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Pundari Cautions KPHL Against Confusing Public, Private Monies

Post Courier | July 31, 2019

The Public Accounts Committee chairman Sir John Pundari has cautioned Kumul Petroleum Holdings Limited management against confusing public funds with private revenue.

He said this yesterday following a letter from KPHL director Wapu Sonk outright rejecting to meet with the permanent parliamentary committee and present their audit reports.

In a media statement yesterday, Sir John said that KPHL needed to identify the clear distinction between the two different types of funding and subject themselves under the same scrutiny as other statutory bodies.

He said that as an organisation which was instituted by the Independent State of PNG (by operation of the Kumul Petroleum Authorization Act 2015), KPHL was subject to scrutiny by the Public Accounts Committee.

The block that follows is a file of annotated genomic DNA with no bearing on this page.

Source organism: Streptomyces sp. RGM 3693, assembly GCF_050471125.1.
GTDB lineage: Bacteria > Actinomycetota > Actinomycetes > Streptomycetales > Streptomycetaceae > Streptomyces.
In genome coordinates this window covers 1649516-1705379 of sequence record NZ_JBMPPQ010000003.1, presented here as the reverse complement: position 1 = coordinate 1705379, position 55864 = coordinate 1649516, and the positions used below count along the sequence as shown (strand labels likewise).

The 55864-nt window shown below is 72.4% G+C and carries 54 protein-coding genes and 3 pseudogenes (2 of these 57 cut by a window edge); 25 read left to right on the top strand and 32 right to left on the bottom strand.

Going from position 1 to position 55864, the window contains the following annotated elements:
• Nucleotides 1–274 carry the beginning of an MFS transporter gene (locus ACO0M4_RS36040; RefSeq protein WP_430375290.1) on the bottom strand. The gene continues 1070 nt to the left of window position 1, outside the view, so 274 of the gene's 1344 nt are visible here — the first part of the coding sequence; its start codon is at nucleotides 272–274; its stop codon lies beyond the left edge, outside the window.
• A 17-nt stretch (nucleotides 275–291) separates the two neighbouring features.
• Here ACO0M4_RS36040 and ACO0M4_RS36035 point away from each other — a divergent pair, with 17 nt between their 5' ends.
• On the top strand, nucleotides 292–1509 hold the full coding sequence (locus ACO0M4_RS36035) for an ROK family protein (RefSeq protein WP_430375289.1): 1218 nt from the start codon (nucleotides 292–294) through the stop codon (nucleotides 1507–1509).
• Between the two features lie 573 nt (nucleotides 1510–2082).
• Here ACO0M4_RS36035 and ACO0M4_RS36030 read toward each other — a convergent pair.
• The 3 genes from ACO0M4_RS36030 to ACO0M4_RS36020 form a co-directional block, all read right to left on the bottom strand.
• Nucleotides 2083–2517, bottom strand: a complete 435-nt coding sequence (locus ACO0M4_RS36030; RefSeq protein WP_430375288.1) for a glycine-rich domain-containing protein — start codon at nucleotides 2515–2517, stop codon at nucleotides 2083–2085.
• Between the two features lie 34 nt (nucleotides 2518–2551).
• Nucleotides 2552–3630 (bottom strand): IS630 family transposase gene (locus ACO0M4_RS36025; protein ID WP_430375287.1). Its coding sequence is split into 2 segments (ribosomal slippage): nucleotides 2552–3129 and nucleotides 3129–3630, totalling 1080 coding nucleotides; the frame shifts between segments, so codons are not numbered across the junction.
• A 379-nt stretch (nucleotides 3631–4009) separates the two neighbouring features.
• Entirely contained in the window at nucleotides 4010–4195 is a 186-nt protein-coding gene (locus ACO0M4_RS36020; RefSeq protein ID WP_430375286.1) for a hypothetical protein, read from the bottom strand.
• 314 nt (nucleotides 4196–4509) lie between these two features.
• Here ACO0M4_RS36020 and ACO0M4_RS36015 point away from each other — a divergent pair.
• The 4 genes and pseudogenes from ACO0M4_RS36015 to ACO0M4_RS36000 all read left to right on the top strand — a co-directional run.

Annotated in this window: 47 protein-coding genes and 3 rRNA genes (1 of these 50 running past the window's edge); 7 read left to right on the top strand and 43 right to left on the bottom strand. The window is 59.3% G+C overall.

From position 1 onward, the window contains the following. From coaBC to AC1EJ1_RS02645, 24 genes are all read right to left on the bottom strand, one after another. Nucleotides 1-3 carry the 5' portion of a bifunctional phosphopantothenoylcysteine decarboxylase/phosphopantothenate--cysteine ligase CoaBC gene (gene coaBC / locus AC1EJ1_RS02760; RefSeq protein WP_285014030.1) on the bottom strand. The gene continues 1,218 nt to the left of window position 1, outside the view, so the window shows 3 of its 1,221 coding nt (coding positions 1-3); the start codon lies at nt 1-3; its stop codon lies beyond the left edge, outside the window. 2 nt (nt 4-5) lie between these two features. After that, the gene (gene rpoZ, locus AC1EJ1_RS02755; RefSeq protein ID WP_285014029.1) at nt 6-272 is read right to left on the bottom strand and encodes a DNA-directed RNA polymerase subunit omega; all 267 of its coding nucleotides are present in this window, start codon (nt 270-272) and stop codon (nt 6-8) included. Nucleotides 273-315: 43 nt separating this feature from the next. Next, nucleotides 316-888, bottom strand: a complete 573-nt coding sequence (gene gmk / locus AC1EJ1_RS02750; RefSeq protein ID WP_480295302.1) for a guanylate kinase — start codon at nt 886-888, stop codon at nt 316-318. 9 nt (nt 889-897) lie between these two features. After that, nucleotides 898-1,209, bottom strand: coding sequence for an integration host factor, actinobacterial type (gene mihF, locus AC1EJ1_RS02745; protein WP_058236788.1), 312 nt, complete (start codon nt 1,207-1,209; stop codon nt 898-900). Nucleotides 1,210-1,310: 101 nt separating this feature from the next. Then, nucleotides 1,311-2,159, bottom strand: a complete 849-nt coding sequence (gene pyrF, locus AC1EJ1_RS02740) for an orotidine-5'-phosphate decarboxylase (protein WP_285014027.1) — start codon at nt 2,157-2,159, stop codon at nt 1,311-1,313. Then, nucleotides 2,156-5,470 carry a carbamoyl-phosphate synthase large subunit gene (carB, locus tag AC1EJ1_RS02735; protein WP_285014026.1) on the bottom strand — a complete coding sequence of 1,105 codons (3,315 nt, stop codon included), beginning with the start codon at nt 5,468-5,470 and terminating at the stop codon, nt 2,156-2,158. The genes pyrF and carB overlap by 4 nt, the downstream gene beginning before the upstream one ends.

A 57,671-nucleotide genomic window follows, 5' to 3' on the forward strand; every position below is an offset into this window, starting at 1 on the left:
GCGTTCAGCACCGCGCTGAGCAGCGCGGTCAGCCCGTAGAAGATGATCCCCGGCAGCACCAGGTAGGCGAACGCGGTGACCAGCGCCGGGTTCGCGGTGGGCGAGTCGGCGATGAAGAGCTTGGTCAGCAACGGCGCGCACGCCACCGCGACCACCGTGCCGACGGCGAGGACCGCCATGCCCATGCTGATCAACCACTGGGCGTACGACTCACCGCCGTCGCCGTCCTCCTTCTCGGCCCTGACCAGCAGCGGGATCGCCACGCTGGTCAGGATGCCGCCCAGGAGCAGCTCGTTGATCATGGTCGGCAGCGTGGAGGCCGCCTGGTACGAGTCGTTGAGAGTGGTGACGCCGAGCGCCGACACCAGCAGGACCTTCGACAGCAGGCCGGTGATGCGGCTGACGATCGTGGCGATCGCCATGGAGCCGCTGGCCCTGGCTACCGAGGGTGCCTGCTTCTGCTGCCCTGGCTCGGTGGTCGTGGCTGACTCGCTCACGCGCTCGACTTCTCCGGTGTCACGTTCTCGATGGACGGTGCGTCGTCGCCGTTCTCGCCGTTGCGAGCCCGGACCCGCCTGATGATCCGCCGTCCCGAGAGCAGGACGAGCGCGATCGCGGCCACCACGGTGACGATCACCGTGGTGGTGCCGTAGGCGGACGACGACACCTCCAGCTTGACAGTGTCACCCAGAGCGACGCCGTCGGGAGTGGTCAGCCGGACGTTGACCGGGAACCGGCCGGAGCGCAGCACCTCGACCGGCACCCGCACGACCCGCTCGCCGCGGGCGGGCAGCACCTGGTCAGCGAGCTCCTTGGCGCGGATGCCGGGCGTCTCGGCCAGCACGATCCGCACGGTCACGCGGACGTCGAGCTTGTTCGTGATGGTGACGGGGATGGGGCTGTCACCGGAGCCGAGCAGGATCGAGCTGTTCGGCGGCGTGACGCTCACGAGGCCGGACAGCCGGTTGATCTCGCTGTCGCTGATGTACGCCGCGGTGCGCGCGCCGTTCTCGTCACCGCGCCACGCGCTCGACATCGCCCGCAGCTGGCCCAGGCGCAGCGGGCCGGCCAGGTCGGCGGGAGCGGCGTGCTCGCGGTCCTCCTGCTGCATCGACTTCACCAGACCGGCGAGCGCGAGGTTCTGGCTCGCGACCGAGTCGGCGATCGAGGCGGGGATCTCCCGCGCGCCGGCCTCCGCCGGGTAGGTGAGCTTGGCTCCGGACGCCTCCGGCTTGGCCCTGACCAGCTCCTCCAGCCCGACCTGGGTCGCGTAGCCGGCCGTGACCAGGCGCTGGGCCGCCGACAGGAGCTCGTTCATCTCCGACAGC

Sir John that the overarching consideration in the matter was the Constitution. And that in the event of any contradictions with other laws, that applicable provisions within the Constitution naturally overruled these contradictions.

“KPHL merely collects on resources (property) owned by the people of Papua New Guinea and this is where the mandate of the Public Accounts Committee kicks in. The Public Accounts Committee’s key function is to examine and report to the parliament on the public monies and property of Papua New Guinea,” said Sir John.

“This is a constitutional mandate under Section 216 of the Constitution, the mother law hence any other laws whose provisions are contrary to the Constitution is invalid to the extent of that contradiction.”

This statement was made following a recent statement by KPHL chairman Andrew Baing that KPHL was a government business governed by its own laws, and was not subject to the Public Finance Management Act.

The ongoing stalemate between the Public Accounts Committee and KPHL reached a head last Wednesday when the PAC gave KPHL two weeks to produce details of liquefied natural gas (LNG) shipments and payments since the first delivery in 2014.